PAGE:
Magazine uses fiction to explore the toll taken by climate change – and our response
A new publication launched by the Environmental Governance Lab (EGL) in the University of Toronto's Faculty of Arts & Science is using speculative fiction to examine the toll climate change may take on our planet in the years ahead.
Set in an imagined Canada of 2050, the stories, poems, interviews and even advertisements in EGL's magazine We Did It!? explore aspects of life in a world that has managed to achieve its net-zero carbon emissions goals – but has yet to fully realize a fair and equitable low-carbon society.
For example, emissions in the magazine’s fictional Canada of the future have been reduced by 80 per cent following public forays into biofuels and carbon capture. The country is also less meat-dependent and less focused on consumption, with a circular economy centred on the reuse of existing materials.
However, supply-chain disruptions from wars, floods and heatwaves have led to periods of rampant inflation.
“The magazine is taking place in the future, and is informed by all the social, political and technological processes that were required to get there,” says Steven Bernstein, Distinguished Professor of Global Environmental and Sustainability Governance at U of T and the co-director of the EGL.
“It shows that this will not be a straightforward process – and that even if our climate goals are met, they won’t necessarily be met in a way that we envisage now.”
Bernstein, who is also the chair of department of political science at U of T Mississauga, is a co-editor of We Did It!?, along with EGL co-directors Matthew Hoffmann, a professor of political science at U of T Scarborough, and Teresa Kramarz, assistant professor at the School of the Environment in the Faculty of Arts & Science. Together, the trio oversaw a large team of writers, researchers and designers involved in the magazine’s production.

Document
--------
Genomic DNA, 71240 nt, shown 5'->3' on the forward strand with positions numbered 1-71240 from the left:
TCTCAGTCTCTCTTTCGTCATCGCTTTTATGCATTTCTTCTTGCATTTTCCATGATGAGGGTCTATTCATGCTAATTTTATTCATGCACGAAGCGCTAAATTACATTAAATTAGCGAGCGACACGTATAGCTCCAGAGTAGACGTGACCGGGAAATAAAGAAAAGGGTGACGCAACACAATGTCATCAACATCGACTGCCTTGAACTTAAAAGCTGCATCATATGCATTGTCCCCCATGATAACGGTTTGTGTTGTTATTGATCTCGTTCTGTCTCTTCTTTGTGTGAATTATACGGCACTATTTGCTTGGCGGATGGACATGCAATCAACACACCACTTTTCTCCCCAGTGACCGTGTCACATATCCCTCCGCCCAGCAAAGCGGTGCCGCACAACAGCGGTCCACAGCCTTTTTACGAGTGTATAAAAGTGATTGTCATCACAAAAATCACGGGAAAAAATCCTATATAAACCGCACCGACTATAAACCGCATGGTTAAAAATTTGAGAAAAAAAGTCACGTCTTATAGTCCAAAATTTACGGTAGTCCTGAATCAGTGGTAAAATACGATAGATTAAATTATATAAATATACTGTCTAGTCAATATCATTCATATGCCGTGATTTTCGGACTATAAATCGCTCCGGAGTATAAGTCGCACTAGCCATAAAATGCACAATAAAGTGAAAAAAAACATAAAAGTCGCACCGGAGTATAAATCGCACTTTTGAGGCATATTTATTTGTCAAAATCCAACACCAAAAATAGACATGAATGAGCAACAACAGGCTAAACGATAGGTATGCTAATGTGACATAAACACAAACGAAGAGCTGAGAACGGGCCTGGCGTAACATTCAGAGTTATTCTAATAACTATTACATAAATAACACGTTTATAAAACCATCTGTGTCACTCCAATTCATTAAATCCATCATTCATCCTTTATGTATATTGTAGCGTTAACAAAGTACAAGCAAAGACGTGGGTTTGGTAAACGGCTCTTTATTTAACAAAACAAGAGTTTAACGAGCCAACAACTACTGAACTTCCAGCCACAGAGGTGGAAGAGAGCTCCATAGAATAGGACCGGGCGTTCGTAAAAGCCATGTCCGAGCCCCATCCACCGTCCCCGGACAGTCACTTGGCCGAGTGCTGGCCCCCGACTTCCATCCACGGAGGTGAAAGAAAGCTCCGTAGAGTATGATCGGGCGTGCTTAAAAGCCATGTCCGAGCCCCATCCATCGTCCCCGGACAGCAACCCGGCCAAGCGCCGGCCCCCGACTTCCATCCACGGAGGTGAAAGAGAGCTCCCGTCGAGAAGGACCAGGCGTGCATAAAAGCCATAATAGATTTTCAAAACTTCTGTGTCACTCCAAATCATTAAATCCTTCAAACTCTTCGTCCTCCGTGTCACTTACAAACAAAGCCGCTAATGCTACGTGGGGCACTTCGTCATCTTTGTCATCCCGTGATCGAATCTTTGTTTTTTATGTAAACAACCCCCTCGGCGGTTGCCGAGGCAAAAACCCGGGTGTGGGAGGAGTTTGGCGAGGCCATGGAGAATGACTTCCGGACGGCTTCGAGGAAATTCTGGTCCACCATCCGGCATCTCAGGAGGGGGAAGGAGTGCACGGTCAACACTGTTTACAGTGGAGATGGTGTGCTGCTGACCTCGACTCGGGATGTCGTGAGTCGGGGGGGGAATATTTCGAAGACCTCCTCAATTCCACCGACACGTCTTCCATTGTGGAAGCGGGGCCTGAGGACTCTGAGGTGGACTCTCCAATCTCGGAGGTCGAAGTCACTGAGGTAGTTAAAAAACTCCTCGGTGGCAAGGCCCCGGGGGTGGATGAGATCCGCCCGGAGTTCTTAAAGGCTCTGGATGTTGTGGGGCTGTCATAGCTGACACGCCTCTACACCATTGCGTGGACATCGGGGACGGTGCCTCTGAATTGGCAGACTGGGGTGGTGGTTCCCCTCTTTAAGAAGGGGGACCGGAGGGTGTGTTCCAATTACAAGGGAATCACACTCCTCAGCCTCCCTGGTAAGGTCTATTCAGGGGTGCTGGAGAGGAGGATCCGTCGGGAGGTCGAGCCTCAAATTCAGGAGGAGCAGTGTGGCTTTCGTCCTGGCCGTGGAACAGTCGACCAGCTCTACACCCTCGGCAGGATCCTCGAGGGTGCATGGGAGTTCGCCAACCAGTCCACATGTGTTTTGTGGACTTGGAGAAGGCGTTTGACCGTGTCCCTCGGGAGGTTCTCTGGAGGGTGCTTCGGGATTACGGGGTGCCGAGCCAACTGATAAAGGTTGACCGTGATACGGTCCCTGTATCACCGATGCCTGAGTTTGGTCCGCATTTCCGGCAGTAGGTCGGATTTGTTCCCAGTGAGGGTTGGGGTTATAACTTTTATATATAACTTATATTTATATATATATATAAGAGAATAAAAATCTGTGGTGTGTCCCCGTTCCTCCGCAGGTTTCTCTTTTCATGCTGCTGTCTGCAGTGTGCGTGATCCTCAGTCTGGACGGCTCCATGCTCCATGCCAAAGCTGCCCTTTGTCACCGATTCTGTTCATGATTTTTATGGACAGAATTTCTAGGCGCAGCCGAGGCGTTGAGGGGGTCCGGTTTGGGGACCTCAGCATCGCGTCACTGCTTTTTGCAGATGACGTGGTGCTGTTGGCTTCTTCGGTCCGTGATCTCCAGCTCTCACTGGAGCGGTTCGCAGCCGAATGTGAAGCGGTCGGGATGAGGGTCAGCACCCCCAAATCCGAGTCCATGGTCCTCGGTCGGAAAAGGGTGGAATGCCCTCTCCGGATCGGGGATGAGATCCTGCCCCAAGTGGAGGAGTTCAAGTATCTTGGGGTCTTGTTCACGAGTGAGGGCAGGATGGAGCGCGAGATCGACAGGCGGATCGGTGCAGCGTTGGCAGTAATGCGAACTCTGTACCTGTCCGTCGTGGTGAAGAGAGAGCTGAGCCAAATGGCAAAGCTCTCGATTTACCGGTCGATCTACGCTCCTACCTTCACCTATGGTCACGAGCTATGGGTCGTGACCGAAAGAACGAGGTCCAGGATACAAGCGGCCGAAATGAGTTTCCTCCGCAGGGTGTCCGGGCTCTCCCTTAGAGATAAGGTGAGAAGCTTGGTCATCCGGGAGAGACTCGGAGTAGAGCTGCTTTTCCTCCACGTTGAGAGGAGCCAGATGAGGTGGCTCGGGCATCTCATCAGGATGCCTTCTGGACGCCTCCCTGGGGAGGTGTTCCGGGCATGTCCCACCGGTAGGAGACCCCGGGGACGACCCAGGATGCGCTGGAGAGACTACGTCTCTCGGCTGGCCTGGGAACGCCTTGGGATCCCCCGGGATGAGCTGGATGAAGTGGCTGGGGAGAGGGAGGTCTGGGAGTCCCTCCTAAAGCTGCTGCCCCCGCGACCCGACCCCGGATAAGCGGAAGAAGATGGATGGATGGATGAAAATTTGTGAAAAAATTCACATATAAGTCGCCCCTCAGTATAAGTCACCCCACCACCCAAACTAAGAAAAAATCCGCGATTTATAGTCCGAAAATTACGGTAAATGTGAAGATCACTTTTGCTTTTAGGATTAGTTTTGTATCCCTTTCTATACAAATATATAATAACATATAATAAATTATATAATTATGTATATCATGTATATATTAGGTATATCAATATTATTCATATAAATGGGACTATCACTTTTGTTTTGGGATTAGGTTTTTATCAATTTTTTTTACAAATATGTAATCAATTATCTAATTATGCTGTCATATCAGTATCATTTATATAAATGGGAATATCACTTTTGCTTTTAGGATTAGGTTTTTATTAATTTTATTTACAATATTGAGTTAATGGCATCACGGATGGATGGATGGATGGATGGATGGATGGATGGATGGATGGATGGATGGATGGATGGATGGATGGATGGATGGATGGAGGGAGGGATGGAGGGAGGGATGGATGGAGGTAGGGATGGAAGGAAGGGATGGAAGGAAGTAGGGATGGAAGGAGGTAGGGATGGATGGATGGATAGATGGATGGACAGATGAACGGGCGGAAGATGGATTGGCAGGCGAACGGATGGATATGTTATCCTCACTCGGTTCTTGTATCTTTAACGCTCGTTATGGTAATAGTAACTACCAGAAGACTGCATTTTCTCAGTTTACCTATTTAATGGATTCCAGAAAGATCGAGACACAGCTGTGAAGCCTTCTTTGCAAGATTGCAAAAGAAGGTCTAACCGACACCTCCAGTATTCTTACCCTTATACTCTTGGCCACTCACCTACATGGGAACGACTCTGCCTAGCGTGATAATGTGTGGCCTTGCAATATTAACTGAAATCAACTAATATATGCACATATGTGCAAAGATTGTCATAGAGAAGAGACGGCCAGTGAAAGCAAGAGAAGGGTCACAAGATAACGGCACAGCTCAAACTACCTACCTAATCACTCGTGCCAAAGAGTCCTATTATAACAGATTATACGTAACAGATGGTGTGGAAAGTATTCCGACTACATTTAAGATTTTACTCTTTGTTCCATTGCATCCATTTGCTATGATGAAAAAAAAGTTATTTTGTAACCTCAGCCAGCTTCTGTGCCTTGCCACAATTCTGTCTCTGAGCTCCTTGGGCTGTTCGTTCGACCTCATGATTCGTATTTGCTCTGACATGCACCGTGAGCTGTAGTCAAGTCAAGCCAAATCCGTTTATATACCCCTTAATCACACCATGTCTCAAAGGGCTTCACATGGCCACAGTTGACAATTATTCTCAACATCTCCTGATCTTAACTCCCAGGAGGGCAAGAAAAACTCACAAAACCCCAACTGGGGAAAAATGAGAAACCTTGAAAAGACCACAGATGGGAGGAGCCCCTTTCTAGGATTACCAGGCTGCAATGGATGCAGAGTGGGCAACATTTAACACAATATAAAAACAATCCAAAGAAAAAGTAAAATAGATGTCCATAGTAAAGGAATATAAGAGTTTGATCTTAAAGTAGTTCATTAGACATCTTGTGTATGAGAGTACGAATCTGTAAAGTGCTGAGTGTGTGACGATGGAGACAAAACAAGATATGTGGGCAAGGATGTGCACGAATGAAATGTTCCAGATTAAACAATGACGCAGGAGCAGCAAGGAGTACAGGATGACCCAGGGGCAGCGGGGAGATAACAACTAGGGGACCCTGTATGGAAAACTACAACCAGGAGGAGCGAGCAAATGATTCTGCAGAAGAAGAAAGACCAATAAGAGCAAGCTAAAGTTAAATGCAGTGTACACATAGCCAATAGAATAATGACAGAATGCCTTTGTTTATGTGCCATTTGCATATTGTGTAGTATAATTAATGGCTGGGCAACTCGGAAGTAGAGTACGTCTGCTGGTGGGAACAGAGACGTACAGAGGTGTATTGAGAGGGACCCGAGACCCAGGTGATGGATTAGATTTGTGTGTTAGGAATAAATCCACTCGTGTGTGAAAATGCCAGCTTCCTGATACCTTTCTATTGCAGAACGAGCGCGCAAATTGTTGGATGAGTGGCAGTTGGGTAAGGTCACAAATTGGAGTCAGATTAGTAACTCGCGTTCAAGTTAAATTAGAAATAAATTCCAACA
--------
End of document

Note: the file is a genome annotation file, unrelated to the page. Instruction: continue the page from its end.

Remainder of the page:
The project was inspired in part by the Canadian Net-Zero Emissions Accountability Act that enshrined the federal government’s Net Zero by 2050 pledge into law, and also by a magazine published by Lund University in Sweden that reflected on what higher education might look like 20 years into the future.
The researchers say they strived to paint an even-handed portrait of the potential road ahead.
“Going between dystopia and utopia was definitely a goal from the outset,” Hoffmann says.
“We want readers to be able to see themselves in these pathways to 2050. That means telling stories about political and personal struggles, while also telling stories about things going well. It’s definitely a mix.”
One decidedly dystopian story is “Thirsty,” written by Kramarz, which depicts a lithium mine in the Argentinian desert that has displaced an Indigenous community – leaving its people fighting for water, food and electricity.
“In ‘Thirsty,’ I’m trying to call attention to the question of a just transition,” Kramarz says. “There’s no doubt we need to decarbonize, but it worries me that in doing that we aren’t paying enough attention to people and places.”
We Did It!? was crafted through an intensive workshop process, supported by the Alan Dean Family Symposium on Environmental Governance, where energy transition experts were brought in to provide writers with the accurate technical information they needed to develop and write their stories.
The EGL plans to work on more issues of We Did It!? and to devise other artistic, creative ways to engage citizens on the topic of climate change. In addition to the magazines, some ideas may include virtual reality or video games.
“There are all sorts of opportunities, as well as different kinds of media we may not have considered yet,” Bernstein says.
We Did It!? conveys public policy information in a clear, accessible way by showing how major climate decisions affect ordinary people – and, in turn, how people can play their part as consumers and voters in shaping those decisions.
“With this publication, we want to contribute to the public conversation around what’s going to have to happen in the next 25 years,” Hoffmann says.
“It’s not that there’s too little talk about the climate, but I’d say we’re not talking and thinking about the right things. We need to have a more expansive dialogue about what we want our society to be, and what large-scale choices we want to be making. We hope that storytelling like this is a good way to do that.”